Getting Back The Edge

We are emerging from our economic malaise slowly but surely.

We are emerging from our economic malaise slowly but surely. I just heard that the latest quarterly report from the American Mold Builders Association shows that moldmakers are reporting increased business activity, a good sign for plastics processors because it signals that new projects are on the way. Get ready.

Reexamine your business and refuel the technology engine that drives innovation. Learn what leaders in your field--or others, for that matter--are doing to position themselves for growth. What's the status of your equipment? Odds are you've shut down lines over the past two years, and cannabilized parts and components from those lines to keep running machinery operating so you could fill what orders you had. Now what? The old lines you've drydocked are probably well beyond firing up again. Maybe you've look at used equipment; shrewd processors have taken advantage of some good deals over the past couple of years, but word I'm hearing is that the used-equipment market is starting to slow down. If you're looking at new machinery, think long-term; maybe it will be worth a few extra bucks to invest in some cutting-edge technology up front because it will allow you to make parts faster or better, perhaps even while using less material. Speaking of material, when was the last time you sat down with your resin or additive supplier (or compounder) to discuss something other than price? Of course price is extremely critical, but have you asked your supplier if their are new products in the pipeline that you can get first crack at? Or maybe you're using one type of material, when another, less costly compound can do the same job. I have found that the North American plastics processing market by and large doesn't always think this way. Frustrating.  When was the last time you updated your website? When was the last time you attended a trade show or took advantage of some other networking opportunity? When was the last time you attended a conference? Are we finished learning? When was the last time you exhibited at a trade show? When was the last time you looked at your marketing plan? Do you even have one? When was the last time you walked a show in a market you currently don't participate in to get a feel as to the opportunities that might exist there for you business.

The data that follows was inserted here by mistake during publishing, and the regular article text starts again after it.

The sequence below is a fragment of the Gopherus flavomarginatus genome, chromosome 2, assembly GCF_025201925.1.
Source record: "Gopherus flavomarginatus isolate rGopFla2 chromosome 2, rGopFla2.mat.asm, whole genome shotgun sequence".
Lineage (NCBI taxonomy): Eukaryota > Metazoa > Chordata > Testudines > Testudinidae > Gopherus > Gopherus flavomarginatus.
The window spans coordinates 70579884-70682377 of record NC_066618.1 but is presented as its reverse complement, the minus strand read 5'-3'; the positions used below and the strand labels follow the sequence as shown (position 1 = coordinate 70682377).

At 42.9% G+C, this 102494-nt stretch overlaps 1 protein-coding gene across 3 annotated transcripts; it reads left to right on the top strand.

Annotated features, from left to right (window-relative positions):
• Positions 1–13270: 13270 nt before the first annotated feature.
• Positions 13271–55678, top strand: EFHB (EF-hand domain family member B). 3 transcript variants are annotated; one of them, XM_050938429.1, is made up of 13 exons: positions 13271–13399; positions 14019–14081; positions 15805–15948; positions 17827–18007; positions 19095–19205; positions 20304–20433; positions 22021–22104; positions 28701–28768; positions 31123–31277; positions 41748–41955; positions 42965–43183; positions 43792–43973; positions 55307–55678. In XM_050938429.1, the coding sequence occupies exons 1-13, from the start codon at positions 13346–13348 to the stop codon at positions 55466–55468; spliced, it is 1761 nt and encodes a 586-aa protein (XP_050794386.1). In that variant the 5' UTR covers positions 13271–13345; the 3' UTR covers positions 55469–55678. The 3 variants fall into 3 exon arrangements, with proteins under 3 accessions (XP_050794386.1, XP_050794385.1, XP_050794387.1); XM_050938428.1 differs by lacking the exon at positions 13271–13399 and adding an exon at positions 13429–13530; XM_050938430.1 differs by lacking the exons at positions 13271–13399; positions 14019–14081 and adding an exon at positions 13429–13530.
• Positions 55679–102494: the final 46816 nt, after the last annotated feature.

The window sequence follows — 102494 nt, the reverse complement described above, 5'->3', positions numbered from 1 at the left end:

I ask these questions because I am concerned about the future of our industry. My dad ran a dress factory in New Jersey for more than 40 years before retiring about 25 years ago. His was one of the first businesses that started to migrate to nations where labor costs were practically nill. We've seen plenty of that in plastics over the years. Sure, a lot of it was out of our control. But I think we've lost a bit of our edge too. Are you stuck in neutral? Maybe you'll have to learn some new tricks. Maybe you'll have to shift from higher-volume commodity-type products, which tend to shift from one manufacturer to another predicated mostly on price, to lower-volume, higher-valued, higher-margin products that solve problems. I think our industry is headed that way. Most of us are going to have to change something to stay in the game.